I don't I don't talk to them much. The reason why I say that it's so painful is because if you are on either any of the sides of it, if you're a vendor there, the agency, the sponsors also gets involved and the fed gets involved and then they also tend to have consultants come in as well. So there's a lot of people who are involved to get that fed ramp done.
And it's a really painful process. It costs companies a lot of money, like a lot. And it also takes a lot of time. It generally takes them somewhere between one to two years to get a fed ramp certificate. And even if they're already in moderate, it takes them quite a lot of time just to get into high.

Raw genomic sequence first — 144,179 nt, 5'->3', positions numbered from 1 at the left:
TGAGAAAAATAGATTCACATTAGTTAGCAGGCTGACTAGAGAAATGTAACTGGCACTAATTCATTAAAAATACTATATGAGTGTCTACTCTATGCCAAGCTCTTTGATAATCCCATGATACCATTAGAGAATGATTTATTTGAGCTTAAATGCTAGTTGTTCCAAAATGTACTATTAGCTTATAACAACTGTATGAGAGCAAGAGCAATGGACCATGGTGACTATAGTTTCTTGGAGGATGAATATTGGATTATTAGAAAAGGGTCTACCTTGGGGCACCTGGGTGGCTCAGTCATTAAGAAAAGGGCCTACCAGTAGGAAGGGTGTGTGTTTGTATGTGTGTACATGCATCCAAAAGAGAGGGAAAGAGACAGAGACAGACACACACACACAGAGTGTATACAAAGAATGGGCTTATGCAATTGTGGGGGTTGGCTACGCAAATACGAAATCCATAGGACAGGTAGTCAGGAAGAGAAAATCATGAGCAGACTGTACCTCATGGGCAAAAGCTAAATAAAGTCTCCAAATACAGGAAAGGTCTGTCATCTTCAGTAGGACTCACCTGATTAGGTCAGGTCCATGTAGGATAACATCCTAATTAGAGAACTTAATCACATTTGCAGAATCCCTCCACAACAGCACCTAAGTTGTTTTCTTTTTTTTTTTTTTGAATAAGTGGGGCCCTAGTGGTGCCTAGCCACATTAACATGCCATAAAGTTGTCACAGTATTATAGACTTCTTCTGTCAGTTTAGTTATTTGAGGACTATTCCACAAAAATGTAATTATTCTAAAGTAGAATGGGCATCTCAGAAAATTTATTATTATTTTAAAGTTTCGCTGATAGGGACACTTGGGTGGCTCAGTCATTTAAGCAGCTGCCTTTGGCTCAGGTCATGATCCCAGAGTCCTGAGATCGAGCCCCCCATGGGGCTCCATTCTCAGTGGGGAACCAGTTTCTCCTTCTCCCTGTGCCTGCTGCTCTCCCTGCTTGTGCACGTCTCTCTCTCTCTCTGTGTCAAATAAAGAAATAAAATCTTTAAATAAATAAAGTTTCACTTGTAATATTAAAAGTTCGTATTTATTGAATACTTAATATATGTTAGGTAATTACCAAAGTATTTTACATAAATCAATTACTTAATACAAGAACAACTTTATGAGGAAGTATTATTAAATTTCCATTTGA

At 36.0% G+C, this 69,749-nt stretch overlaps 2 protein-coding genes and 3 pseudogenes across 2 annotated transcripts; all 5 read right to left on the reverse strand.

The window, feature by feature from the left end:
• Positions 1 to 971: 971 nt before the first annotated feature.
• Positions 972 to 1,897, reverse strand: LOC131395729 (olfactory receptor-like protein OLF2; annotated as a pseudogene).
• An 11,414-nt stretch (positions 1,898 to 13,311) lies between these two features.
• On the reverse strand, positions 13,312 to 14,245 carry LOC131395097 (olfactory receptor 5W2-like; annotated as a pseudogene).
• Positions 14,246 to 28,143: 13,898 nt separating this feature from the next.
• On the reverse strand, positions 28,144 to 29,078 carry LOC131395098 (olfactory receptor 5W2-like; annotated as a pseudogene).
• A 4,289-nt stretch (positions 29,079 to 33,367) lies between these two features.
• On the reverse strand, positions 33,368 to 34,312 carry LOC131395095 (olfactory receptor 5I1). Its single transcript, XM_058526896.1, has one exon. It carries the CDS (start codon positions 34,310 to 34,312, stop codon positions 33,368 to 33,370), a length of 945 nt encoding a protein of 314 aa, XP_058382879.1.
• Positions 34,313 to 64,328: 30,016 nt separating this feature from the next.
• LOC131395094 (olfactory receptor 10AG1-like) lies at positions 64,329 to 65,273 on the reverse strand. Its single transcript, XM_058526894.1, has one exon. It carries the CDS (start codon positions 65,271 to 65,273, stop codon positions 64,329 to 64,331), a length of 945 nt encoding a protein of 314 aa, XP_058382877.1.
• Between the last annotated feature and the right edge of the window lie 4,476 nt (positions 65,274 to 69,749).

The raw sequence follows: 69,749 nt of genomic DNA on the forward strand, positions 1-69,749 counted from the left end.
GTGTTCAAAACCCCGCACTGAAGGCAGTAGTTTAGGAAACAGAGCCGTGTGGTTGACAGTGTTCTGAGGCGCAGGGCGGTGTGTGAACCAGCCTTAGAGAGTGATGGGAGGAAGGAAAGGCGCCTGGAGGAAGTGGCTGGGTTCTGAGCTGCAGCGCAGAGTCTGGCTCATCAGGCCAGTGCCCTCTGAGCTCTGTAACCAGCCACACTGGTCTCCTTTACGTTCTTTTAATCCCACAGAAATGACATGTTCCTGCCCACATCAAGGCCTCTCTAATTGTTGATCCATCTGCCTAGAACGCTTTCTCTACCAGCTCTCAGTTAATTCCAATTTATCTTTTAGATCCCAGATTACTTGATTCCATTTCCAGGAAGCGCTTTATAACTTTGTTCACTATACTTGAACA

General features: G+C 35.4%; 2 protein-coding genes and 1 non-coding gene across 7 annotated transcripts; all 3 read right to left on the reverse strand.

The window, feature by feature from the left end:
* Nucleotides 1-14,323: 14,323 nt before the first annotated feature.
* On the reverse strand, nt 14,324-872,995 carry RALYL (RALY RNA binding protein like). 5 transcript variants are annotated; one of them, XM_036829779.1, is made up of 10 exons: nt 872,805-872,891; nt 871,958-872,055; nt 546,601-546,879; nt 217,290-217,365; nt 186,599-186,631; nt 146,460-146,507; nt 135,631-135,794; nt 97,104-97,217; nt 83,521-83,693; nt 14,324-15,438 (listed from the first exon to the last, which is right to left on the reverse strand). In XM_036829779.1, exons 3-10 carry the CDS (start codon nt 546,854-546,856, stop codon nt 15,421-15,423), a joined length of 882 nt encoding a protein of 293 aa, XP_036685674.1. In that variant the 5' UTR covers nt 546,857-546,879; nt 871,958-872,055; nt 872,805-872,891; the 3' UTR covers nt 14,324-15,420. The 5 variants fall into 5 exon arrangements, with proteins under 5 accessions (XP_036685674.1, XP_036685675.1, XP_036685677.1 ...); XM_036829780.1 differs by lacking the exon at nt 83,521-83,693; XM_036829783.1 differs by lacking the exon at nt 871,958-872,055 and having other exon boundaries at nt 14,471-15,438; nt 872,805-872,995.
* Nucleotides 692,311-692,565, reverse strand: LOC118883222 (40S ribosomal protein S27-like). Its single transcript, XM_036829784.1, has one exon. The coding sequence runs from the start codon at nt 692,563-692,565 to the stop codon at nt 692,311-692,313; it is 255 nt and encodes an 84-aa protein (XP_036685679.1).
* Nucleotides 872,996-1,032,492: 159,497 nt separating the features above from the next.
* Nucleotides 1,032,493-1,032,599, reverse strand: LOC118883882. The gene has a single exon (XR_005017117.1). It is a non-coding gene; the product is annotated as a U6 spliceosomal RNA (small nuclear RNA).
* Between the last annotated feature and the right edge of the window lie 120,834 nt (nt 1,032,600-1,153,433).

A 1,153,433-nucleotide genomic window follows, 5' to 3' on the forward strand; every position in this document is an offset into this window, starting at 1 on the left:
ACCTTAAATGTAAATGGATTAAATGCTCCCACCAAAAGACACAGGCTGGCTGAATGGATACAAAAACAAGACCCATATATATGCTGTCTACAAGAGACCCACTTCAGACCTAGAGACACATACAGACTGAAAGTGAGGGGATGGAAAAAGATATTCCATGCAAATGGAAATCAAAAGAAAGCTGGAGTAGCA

It's not like you say, okay, well, I just recreated everything I did here. Added the controls I needed to have. And I went into an already determined to be Fedra high cloud, to be able to put my stuff in there. I'm good. Now you still have to go through all the steps again. So it takes quite so much, a lot of time and effort.
And then on the agency side, they have to kind of go through and validate and verify as well. But pin testing, let's add pin testing to FedRAMP. I think that'd be amazing.
Neal: Yeah, it'd be a fun addition for sure. I.
Christine Owen: think it's important.
Neal: This is great. So y'all already hear fed. Ramp's gonna suck more of your time in life, out here very soon with zero trust official. No, I do think though, like you, I think it's gotta be only a matter of a time. And then for us, I think you mentioned it, it might already be called out at least loosely to migrate towards some date in the actual order.